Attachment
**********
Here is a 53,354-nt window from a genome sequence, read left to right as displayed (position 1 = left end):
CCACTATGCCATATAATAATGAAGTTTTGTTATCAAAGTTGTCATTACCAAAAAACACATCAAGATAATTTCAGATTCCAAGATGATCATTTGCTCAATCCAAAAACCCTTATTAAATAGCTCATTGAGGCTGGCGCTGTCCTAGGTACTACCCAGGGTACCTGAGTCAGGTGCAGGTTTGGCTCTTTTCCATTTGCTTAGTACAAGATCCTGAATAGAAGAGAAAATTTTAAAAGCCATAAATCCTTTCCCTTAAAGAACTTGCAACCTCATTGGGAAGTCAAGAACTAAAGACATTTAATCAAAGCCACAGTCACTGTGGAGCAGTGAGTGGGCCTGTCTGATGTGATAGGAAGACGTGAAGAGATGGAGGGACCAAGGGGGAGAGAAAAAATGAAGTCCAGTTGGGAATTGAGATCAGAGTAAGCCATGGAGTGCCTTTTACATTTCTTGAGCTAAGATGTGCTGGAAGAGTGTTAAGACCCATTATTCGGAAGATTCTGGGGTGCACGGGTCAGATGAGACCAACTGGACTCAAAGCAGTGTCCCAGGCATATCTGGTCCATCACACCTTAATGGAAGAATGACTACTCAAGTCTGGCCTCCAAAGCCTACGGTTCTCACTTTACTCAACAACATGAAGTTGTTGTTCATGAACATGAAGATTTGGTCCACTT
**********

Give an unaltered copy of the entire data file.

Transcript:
Here is a 53,354-nt window from a genome sequence, read left to right as displayed (position 1 = left end):
CCACTATGCCATATAATAATGAAGTTTTGTTATCAAAGTTGTCATTACCAAAAAACACATCAAGATAATTTCAGATTCCAAGATGATCATTTGCTCAATCCAAAAACCCTTATTAAATAGCTCATTGAGGCTGGCGCTGTCCTAGGTACTACCCAGGGTACCTGAGTCAGGTGCAGGTTTGGCTCTTTTCCATTTGCTTAGTACAAGATCCTGAATAGAAGAGAAAATTTTAAAAGCCATAAATCCTTTCCCTTAAAGAACTTGCAACCTCATTGGGAAGTCAAGAACTAAAGACATTTAATCAAAGCCACAGTCACTGTGGAGCAGTGAGTGGGCCTGTCTGATGTGATAGGAAGACGTGAAGAGATGGAGGGACCAAGGGGGAGAGAAAAAATGAAGTCCAGTTGGGAATTGAGATCAGAGTAAGCCATGGAGTGCCTTTTACATTTCTTGAGCTAAGATGTGCTGGAAGAGTGTTAAGACCCATTATTCGGAAGATTCTGGGGTGCACGGGTCAGATGAGACCAACTGGACTCAAAGCAGTGTCCCAGGCATATCTGGTCCATCACACCTTAATGGAAGAATGACTACTCAAGTCTGGCCTCCAAAGCCTACGGTTCTCACTTTACTCAACAACATGAAGTTGTTGTTCATGAACATGAAGATTTGGTCCACTT